Sri Lankan trade unions betray teachers strike
W. A. Sunil
3 November 2007
At the last minute, an alliance of five teacher unions in Sri Lanka called off a two-day strike by public school teachers scheduled for Monday and Tuesday this week. Three of the unions openly accepted the government’s worthless promise to resolve the pay dispute by the end of the year. The other two unions quickly fell into line, declaring that it was impossible to continue the campaign.
Hundreds of thousands of teachers were preparing to join the strike despite government threats and intimidation. An estimated 200,000 teachers from across the island took part in a one-day strike on September 13 demanding the rectification of longstanding pay anomalies. Teachers angrily told the World Socialist Web Site this week that the decision to call off the strike was a gross betrayal by the union leaders.
As is the case for other workers, the pay of teachers has been eroded by sharply increasing prices for basic commodities. The inflation is in part fuelled by government’s huge increases in military spending as part of its renewed war against the Liberation Tigers of Tamil Eelam (LTTE).
At a press conference last Sunday morning, leaders of the five unions all stressed their determination to wage an all-out campaign. Ceylon Teacher Service Union (CTSU) president Mahinda Jayasinghe demagogically warned of “more powerful actions” if the government did not remove the salary anomalies after the two-day strike. All his fellow union bureaucrats made similar rhetorical gestures.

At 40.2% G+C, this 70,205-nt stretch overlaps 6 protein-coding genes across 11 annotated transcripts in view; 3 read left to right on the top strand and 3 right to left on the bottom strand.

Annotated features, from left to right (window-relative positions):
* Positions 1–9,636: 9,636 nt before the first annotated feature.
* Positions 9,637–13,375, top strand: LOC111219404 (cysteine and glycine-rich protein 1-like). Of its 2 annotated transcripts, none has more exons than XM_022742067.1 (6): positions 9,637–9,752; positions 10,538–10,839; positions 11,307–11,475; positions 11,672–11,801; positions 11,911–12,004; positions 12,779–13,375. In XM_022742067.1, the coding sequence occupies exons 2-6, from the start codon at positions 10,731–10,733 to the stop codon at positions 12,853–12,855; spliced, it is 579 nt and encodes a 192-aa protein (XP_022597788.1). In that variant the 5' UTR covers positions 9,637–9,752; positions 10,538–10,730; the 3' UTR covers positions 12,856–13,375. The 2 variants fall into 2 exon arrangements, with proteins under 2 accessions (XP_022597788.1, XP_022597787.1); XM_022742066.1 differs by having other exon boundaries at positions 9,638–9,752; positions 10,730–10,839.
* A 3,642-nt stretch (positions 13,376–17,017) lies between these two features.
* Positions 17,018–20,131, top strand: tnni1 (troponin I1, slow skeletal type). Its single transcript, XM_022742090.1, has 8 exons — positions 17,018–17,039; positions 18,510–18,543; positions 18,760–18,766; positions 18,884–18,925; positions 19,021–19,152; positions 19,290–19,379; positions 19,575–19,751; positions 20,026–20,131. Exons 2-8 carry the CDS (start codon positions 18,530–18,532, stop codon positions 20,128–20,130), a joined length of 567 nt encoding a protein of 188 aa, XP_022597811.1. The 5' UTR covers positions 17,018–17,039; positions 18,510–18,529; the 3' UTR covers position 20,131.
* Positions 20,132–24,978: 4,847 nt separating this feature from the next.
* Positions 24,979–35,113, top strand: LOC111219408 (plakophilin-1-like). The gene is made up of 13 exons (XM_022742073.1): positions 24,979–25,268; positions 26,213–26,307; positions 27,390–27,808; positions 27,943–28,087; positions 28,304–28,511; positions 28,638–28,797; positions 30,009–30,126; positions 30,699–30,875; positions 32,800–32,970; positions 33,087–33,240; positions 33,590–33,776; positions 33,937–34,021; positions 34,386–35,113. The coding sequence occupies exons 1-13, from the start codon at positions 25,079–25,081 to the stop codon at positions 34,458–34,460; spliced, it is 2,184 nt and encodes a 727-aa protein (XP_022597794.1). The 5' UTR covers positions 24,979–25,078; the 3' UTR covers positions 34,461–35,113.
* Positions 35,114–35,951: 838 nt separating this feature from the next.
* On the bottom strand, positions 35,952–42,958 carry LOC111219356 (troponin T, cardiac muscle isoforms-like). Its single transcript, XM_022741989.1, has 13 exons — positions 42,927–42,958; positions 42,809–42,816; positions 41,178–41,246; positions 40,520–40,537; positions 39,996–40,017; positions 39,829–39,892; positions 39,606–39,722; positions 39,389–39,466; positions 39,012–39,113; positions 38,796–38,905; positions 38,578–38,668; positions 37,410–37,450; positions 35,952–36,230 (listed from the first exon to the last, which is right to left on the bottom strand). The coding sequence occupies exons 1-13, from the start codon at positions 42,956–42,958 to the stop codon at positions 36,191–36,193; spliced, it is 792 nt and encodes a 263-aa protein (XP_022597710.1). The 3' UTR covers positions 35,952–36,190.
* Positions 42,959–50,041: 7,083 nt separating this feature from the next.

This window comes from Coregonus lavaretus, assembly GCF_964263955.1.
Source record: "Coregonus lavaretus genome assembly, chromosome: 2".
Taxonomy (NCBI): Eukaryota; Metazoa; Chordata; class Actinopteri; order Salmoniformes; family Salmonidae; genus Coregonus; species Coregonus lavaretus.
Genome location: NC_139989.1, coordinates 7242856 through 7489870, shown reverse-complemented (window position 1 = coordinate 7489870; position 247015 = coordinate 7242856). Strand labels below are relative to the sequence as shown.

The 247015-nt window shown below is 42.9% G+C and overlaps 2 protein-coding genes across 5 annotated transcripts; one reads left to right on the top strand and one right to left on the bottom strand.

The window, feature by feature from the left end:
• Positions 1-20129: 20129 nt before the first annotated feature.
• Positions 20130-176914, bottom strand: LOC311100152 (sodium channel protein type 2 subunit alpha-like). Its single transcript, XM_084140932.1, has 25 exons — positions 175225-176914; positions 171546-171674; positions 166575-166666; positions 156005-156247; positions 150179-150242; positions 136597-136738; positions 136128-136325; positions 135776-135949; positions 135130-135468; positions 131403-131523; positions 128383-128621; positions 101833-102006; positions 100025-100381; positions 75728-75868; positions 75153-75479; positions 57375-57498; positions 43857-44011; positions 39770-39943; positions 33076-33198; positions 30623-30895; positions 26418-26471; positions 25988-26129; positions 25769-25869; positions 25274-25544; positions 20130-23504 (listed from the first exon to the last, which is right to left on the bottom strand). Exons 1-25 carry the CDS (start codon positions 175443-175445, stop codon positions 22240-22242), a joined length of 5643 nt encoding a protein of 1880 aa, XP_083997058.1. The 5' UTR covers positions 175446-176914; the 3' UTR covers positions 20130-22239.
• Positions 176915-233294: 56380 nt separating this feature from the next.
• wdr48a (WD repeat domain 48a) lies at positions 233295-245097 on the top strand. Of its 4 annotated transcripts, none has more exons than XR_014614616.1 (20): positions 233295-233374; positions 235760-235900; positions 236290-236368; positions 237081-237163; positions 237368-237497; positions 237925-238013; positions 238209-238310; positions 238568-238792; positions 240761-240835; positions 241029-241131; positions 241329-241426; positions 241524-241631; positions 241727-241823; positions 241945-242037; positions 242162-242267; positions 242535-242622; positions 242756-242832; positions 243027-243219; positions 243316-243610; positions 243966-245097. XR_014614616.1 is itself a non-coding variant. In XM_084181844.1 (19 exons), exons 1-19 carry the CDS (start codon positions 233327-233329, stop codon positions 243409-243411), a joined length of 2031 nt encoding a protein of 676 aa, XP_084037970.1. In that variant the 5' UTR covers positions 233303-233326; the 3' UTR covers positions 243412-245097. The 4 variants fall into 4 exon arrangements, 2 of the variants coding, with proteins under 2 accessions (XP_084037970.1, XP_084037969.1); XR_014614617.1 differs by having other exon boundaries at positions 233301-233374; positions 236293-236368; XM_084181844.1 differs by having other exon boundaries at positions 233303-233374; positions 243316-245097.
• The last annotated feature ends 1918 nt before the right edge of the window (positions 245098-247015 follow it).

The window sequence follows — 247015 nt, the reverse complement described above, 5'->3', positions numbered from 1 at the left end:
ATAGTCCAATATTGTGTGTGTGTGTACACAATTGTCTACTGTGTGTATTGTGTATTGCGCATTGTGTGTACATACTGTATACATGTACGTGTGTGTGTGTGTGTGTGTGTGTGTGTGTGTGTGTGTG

That afternoon the same leaders trooped into the office of Education Minister Susil Premajayantha for last minute discussions to avert the strike. Three of the unions—the CTSU, the Educational Professionals Union (EPU) and All Ceylon Teachers Union (ACTU)—emerged jubilant. At a hurriedly-convened press conference, the union leaders explained that they had accepted a government promise after taking the “prevailing situation” into consideration.
The “promise” was nothing new. The education minister had already announced on October 25 an offer to have the pay issue examined by the Salary and Cadre Commission (SCC) and to act on its report by December 31. It is a standard ploy used by governments in the past to divert disputes into the dead-end of a government commission. Up until Sunday afternoon, the five unions had all dismissed the offer.
Well aware of the anger among teachers, the Ceylon Teachers Union (CTU) and Lanka Home Science and Agriculture Diploma Teachers Union (LHSADTU) were reluctant to immediately fall into line. Their leaders told the press that they had refused to accept the promise. In reality, the two unions quietly went along with the decision to call off the strike. Challenged by a Socialist Equality Party member, CTU President Joseph Stalin declared that the two unions “could not go it alone”.